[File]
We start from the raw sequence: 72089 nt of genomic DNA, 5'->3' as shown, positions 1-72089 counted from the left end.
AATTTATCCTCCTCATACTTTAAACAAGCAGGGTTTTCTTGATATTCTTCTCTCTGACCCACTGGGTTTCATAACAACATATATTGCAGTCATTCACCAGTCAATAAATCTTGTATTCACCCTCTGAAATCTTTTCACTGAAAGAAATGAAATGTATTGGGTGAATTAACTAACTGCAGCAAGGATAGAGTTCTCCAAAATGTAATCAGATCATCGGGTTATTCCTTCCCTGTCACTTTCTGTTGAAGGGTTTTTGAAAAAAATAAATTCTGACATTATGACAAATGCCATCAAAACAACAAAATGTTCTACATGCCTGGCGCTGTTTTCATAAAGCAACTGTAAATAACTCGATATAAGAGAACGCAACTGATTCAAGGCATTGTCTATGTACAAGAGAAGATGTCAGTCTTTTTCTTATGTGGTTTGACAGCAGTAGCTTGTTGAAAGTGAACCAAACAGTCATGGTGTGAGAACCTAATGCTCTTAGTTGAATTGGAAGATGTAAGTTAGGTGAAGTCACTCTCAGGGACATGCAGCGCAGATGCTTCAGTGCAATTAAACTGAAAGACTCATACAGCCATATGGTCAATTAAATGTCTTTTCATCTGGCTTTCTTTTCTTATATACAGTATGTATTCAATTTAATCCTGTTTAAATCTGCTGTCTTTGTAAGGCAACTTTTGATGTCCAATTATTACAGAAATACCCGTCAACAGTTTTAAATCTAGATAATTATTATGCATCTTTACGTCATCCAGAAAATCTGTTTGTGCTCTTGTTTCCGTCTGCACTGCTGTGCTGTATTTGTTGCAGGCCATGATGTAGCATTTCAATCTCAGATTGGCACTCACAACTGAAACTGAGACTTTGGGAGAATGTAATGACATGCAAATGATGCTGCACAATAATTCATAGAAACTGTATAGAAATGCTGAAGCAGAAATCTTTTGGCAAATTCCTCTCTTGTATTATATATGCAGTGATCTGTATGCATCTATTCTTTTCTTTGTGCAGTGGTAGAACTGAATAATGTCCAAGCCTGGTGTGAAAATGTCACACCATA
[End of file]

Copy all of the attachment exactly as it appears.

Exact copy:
We start from the raw sequence: 72089 nt of genomic DNA, 5'->3' as shown, positions 1-72089 counted from the left end.
AATTTATCCTCCTCATACTTTAAACAAGCAGGGTTTTCTTGATATTCTTCTCTCTGACCCACTGGGTTTCATAACAACATATATTGCAGTCATTCACCAGTCAATAAATCTTGTATTCACCCTCTGAAATCTTTTCACTGAAAGAAATGAAATGTATTGGGTGAATTAACTAACTGCAGCAAGGATAGAGTTCTCCAAAATGTAATCAGATCATCGGGTTATTCCTTCCCTGTCACTTTCTGTTGAAGGGTTTTTGAAAAAAATAAATTCTGACATTATGACAAATGCCATCAAAACAACAAAATGTTCTACATGCCTGGCGCTGTTTTCATAAAGCAACTGTAAATAACTCGATATAAGAGAACGCAACTGATTCAAGGCATTGTCTATGTACAAGAGAAGATGTCAGTCTTTTTCTTATGTGGTTTGACAGCAGTAGCTTGTTGAAAGTGAACCAAACAGTCATGGTGTGAGAACCTAATGCTCTTAGTTGAATTGGAAGATGTAAGTTAGGTGAAGTCACTCTCAGGGACATGCAGCGCAGATGCTTCAGTGCAATTAAACTGAAAGACTCATACAGCCATATGGTCAATTAAATGTCTTTTCATCTGGCTTTCTTTTCTTATATACAGTATGTATTCAATTTAATCCTGTTTAAATCTGCTGTCTTTGTAAGGCAACTTTTGATGTCCAATTATTACAGAAATACCCGTCAACAGTTTTAAATCTAGATAATTATTATGCATCTTTACGTCATCCAGAAAATCTGTTTGTGCTCTTGTTTCCGTCTGCACTGCTGTGCTGTATTTGTTGCAGGCCATGATGTAGCATTTCAATCTCAGATTGGCACTCACAACTGAAACTGAGACTTTGGGAGAATGTAATGACATGCAAATGATGCTGCACAATAATTCATAGAAACTGTATAGAAATGCTGAAGCAGAAATCTTTTGGCAAATTCCTCTCTTGTATTATATATGCAGTGATCTGTATGCATCTATTCTTTTCTTTGTGCAGTGGTAGAACTGAATAATGTCCAAGCCTGGTGTGAAAATGTCACACCATA